- bath time (having a hot bath 1 - 2 hours before bedtime will raise the body temperature causing you to feel sleepy as your body temperature drops again - sleepiness is associated with a drop in body temperature)

- no clock watching (frequently checking the clock during a night can wake you up)

- use a sleep diary (record the facts about your sleep patterns)

- exercise (regular, non-strenuous exercise is a good idea to help with good sleep; morning walks are a good way to start the day feeling refreshed)

- eat right (a healthy, balanced diet is important and so is timing of meals, ie have a light meal in the evening)

- right space (your bedroom should be quiet, dark and comfortable for sleeping; otherwise use blankets to stay warm, curtains and blinds to block out light and ear plugs, if there is noise)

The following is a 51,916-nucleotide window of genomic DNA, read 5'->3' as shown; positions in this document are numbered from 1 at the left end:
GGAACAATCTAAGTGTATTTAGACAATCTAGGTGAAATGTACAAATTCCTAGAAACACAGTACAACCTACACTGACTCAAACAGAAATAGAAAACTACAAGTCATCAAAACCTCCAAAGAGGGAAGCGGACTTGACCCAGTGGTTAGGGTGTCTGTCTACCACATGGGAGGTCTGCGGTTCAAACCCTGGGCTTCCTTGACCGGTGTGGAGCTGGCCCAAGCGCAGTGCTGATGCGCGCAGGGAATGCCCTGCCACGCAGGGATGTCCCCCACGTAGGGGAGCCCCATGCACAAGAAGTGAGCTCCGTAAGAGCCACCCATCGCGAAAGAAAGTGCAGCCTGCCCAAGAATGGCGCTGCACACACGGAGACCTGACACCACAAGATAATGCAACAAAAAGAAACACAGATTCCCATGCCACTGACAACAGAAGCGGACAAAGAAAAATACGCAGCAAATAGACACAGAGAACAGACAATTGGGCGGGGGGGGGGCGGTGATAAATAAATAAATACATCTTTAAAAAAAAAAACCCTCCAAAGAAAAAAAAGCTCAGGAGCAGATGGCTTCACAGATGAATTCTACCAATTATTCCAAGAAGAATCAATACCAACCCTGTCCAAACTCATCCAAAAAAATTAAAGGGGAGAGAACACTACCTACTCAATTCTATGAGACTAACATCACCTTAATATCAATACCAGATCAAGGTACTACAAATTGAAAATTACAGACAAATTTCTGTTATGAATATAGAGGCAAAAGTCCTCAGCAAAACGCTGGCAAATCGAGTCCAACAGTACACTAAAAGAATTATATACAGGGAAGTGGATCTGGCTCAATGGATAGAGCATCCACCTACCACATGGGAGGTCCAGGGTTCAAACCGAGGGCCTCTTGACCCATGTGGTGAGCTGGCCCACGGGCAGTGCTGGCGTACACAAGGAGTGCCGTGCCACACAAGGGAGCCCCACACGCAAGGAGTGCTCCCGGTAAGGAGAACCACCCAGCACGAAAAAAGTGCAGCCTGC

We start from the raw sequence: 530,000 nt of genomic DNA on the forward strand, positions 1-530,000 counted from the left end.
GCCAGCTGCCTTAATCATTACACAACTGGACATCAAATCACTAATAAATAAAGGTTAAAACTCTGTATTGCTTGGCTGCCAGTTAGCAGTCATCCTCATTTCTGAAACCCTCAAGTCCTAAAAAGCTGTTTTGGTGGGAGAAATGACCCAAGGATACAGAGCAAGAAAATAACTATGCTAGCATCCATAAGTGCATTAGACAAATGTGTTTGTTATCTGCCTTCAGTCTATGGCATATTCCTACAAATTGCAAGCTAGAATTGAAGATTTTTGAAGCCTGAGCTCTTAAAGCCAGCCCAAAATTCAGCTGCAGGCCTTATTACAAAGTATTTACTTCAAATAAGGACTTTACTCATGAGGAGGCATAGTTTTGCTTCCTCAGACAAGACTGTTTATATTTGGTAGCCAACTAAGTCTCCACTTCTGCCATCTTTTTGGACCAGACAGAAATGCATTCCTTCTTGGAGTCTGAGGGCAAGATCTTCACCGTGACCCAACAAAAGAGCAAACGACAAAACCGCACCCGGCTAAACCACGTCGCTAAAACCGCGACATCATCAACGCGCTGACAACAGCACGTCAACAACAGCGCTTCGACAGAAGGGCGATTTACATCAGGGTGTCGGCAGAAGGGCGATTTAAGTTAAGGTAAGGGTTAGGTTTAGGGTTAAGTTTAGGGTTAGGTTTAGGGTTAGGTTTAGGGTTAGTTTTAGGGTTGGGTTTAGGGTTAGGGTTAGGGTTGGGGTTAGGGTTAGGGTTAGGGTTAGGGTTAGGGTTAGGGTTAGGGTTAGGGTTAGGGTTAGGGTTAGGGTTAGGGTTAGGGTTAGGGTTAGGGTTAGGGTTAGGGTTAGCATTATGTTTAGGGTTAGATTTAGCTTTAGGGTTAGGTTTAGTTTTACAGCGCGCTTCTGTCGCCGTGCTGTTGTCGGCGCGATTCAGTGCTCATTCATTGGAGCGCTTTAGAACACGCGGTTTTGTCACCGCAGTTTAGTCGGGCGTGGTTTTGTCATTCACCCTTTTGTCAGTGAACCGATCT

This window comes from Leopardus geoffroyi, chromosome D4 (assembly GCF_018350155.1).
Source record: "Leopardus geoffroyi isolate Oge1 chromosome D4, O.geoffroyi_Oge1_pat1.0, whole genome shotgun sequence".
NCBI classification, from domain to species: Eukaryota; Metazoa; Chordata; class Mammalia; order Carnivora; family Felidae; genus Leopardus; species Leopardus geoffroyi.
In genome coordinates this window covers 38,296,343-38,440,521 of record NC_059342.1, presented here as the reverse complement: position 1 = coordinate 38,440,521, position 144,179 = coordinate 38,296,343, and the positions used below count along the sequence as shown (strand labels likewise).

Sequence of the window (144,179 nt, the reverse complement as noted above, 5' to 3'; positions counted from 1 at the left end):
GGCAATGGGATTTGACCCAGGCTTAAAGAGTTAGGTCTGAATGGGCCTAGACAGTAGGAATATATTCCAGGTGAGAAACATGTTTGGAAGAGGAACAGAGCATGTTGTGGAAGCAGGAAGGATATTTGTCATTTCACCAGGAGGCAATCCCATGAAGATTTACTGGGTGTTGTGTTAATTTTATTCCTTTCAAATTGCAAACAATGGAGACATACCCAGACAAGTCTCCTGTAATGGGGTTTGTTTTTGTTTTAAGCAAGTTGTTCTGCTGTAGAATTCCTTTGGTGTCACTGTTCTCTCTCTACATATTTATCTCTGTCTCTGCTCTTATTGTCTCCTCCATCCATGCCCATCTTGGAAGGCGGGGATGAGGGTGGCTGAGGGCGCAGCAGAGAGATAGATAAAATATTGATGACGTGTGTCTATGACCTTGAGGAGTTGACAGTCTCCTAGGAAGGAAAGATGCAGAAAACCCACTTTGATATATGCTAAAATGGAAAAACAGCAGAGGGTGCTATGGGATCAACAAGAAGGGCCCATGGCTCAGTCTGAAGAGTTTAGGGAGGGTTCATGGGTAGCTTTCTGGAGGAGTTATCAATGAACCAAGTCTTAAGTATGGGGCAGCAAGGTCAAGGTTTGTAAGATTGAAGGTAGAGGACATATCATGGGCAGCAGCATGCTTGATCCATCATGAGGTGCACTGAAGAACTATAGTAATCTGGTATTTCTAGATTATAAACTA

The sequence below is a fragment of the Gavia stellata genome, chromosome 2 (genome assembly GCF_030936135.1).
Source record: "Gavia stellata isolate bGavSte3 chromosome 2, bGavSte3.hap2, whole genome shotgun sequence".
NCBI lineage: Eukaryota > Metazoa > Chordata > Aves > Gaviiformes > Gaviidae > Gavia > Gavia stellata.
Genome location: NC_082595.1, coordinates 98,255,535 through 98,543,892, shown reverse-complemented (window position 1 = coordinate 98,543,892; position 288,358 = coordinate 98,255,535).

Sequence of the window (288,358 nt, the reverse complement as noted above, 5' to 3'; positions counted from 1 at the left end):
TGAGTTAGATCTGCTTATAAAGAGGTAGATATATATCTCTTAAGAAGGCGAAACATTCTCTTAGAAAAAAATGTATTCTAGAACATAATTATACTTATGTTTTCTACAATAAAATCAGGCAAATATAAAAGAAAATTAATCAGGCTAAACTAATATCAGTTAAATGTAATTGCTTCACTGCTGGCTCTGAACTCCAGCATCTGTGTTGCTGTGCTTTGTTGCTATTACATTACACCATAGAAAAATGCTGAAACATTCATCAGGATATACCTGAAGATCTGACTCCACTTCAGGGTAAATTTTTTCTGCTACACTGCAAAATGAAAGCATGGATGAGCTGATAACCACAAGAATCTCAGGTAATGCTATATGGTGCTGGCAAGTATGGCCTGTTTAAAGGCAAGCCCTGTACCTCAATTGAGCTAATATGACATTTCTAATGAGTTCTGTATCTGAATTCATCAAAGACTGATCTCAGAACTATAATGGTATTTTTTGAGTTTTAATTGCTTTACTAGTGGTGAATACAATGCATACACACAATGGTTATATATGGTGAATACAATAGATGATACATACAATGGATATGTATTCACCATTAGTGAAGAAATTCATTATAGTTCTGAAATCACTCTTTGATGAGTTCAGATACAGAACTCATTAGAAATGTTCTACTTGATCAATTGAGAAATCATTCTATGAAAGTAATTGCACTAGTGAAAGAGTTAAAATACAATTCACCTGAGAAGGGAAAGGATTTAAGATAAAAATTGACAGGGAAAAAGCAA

- keep daytime routine the same (don't avoid activities because you feel tired)

(source: Centre for Clinical Intervention, 2016)

NB - Loss of sleep results is loss of IQ, eg 10 points if you miss 1 night's sleep

Length of time asleep (around 8 hours) is about 20% less than 100 years ago; 1/3 of us have less than 6 hours. Inadequate sleep causes "sleep squeeze" that has a negative impact on

  1. cognitive ability like learning, creativity, problem-solving, imagination, etc
  2. immune system , ie become more susceptible to colds, cancers, heart attacks, obesity (over- eat when tired), depression, diabetics, etc

. Power nap (10 minutes) is very effective; if sleep longer go into a deeper speak pattern.

Sleep impacts on the body's internal workings

"...It enhances our immune system so that when deprived of it, we are not only liable to catch a cold, but also more susceptible to other types of cancer - and if we already have cancer, it will probably grow faster. We are more likely to have heart attacks or become depressed. We overreach when tired and because our metabolism alters too, we are far more prone to obesity and diabetes..."

Rosie Blau, 2014